Macfadden was the father of physique culture at turn of century

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Macfadden was the father of physique culture at turn of century

Author’s note: This is the first part of a three-part series on bodybuilder and health advocate Bernarr Macfadden. Look for part II on our blog next Tuesday, Aug. 29. 

If you’re currently fasting or abstaining from eating white bread and flour, you have Bernarr Macfadden to thank for the inspiration. Crowned the ‘father of modern physique culture,’ Macfadden’s name is likely one you haven’t heard, but chances are, you’ve been influenced by him in one way or another and don’t even know it.   

Macfadden was a lifelong proponent of physical fitness, as well as a publisher whose empire made him a millionaire. Like Bob Mizer, as a publisher, he was the target of smear campaigns designed to taint his reputation forever. And, also like Mizer, Macfadden weathered legal tribulations to emerge as a well-respected voice in the fight for good health and clean living. 

From death’s door to a living miracle

The man who would become the face of robust health itself was born on Aug. 16, 1868, in Mill Spring, Mo. A sickly child from the very start, young Bernard nearly died at age 7 when a doctor vaccinated him using a “medically unsound method,” according to author and artist Jim Bennett. That medical misstep would instill in Bernard a lifelong distrust of doctors. 

The boy’s parents died when he was only 11, and Bernard’s mother, herself frequently ill, was the partial impetus for his love affair with physical culture. He was determined not to end up like his mother and, shortly after his parents’ death, he went to work for a farmer, performing manual labor. It was an invigorating experience for the young boy, who learned quickly that he preferred the fresh air and working outdoors to the ‘stifling’ experience of indoor work.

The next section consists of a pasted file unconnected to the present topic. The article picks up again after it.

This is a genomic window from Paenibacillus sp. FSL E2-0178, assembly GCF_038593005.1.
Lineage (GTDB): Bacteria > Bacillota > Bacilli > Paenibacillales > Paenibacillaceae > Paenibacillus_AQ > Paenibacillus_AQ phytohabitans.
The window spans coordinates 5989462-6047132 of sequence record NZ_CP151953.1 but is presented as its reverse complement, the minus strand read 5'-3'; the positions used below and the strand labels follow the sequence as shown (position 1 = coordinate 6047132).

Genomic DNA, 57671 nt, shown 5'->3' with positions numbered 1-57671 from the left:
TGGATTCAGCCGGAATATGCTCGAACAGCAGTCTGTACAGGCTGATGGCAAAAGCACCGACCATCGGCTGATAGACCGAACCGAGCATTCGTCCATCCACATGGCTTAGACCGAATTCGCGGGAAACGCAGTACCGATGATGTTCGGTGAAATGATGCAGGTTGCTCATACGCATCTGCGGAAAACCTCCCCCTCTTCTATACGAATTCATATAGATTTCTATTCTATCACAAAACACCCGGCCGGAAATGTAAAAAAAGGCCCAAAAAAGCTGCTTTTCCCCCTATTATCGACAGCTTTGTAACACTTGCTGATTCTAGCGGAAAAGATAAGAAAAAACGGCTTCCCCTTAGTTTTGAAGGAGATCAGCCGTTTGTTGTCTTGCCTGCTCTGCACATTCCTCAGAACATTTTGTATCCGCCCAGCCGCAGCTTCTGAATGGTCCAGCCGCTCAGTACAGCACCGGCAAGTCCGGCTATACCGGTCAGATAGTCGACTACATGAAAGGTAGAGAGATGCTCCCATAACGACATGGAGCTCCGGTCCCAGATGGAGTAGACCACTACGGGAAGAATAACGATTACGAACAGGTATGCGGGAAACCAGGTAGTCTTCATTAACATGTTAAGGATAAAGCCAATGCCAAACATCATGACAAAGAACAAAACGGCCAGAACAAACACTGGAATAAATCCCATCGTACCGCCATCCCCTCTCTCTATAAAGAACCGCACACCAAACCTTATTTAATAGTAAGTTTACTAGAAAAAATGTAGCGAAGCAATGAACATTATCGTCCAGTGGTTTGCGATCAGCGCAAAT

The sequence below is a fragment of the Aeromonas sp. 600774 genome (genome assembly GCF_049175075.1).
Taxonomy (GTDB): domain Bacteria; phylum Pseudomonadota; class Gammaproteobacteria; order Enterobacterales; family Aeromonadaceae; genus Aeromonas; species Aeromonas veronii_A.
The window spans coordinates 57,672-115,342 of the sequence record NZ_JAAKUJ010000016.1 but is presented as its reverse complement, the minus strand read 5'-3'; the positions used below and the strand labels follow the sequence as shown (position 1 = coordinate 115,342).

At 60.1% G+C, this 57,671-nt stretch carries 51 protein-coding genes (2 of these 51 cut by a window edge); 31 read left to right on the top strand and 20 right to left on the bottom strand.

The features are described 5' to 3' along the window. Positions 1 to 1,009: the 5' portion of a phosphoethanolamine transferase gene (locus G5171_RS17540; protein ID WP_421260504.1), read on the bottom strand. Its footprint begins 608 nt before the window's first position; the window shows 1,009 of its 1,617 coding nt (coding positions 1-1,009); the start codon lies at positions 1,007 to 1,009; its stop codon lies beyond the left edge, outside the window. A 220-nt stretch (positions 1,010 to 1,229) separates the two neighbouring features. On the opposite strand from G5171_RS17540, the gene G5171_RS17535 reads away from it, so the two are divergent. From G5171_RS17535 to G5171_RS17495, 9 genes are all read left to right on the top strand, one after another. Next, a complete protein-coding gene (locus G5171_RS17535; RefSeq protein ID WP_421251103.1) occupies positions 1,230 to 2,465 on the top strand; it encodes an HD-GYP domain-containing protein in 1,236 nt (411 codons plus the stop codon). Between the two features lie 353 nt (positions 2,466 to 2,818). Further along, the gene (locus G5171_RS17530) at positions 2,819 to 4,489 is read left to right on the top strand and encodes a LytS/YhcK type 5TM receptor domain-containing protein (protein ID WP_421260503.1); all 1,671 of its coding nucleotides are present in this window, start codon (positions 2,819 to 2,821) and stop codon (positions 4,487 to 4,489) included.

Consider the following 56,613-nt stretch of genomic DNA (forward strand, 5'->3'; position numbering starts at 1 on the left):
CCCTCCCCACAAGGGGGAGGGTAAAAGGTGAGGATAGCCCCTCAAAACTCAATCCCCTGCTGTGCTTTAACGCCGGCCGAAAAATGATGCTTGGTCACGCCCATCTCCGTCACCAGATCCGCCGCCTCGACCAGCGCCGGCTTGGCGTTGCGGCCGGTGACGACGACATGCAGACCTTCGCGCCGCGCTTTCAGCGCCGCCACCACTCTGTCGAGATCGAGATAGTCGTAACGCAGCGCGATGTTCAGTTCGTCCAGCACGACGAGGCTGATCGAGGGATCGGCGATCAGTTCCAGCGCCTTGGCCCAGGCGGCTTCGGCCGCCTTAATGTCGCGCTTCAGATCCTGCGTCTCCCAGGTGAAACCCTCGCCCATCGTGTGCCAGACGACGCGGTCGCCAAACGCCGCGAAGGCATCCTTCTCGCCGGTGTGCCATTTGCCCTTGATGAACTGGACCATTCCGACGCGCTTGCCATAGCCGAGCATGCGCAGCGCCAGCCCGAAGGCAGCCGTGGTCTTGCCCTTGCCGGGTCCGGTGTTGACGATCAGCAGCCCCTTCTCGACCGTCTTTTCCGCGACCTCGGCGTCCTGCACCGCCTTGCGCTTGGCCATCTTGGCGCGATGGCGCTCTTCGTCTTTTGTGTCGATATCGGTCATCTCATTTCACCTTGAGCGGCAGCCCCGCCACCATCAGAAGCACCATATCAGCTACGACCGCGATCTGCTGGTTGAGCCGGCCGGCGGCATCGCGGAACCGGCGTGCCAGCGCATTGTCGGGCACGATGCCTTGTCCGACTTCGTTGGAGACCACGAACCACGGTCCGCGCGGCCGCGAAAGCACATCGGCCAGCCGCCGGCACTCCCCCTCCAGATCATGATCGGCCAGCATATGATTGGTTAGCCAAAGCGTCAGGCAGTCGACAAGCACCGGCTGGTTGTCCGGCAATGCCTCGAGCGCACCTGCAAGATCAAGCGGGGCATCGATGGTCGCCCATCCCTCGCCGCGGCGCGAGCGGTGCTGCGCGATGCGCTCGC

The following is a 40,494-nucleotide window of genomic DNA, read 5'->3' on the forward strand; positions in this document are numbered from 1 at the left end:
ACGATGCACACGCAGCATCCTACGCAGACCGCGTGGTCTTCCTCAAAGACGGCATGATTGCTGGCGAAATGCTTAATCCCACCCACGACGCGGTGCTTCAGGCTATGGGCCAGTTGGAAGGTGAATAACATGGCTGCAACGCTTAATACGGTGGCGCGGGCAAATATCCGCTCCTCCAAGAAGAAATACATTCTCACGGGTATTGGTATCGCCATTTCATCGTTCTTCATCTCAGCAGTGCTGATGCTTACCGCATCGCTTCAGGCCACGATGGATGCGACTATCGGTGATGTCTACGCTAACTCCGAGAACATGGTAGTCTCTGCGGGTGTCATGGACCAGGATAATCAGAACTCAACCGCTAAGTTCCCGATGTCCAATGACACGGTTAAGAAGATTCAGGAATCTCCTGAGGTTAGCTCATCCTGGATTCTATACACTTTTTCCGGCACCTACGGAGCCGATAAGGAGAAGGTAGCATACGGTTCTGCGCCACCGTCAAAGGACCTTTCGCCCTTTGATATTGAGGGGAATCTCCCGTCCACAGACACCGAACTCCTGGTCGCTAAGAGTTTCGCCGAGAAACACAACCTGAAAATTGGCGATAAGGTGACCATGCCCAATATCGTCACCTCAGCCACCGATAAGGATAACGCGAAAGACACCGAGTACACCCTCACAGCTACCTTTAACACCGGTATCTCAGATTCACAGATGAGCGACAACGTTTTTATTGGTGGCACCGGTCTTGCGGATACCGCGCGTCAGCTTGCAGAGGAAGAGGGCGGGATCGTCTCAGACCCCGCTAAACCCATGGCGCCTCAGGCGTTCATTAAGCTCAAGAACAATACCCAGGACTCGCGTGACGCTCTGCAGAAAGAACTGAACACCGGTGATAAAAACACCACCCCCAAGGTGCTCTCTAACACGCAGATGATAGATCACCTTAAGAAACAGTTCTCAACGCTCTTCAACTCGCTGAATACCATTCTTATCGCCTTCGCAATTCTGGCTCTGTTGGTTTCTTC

Bernard began adjusting his diet and exercise habits accordingly, purchasing a dumbbell set and taking regular, long walks. Still a slight 5’6” and 145 lbs., Bernard quickly amassed upper body strength. With that development of physical strength came a change in attitude, too – those who knew sickly, meek Bernard as a child were stunned to see him blossom into an assertive, ambitious, take-charge teenager who now was seen working out frequently in St. Louis-area gymnasiums. 

‘Weakness is a crime’

At the age of 19, the industrious Bernard opened his first studio, promoting it with the tagline, “Weakness is a crime; don’t be a criminal.” Over the course of the next few years, Bernard moved to Illinois, finding work as an athletic trainer, wrestling and football coach, and boxing promoter. He even attended the 1893 Chicago World’s Fair, where he marveled at a performance by world-renowned strongman Eugene Sandow.   

But the young man yearned for more, and the bustling city life of New York City soon beckoned to him. He moved there in 1894 with a mere $50 in his pocket and big dreams of becoming a global personality in the world of bodybuilding and health. 

To do so, however, young Bernard would need a larger-than-life identity that would draw customers and audiences. He changed his name to ‘Bernarr,’ likening the sound of the name to a lion’s roar. He changed the spelling of his last name to ‘Macfadden,’ as he believed that spelling appeared more masculine. 

The next few years would see the new Bernarr Macfadden explode onto the physical culture scene with a ferocity, a cult of personality that was unmatched by even Sandow himself. The once-sickly young boy had grown into a self-assured, astounding physical specimen – a living, breathing example of the transformative power of motivation, fiercely hard work, and rigorous self-discipline.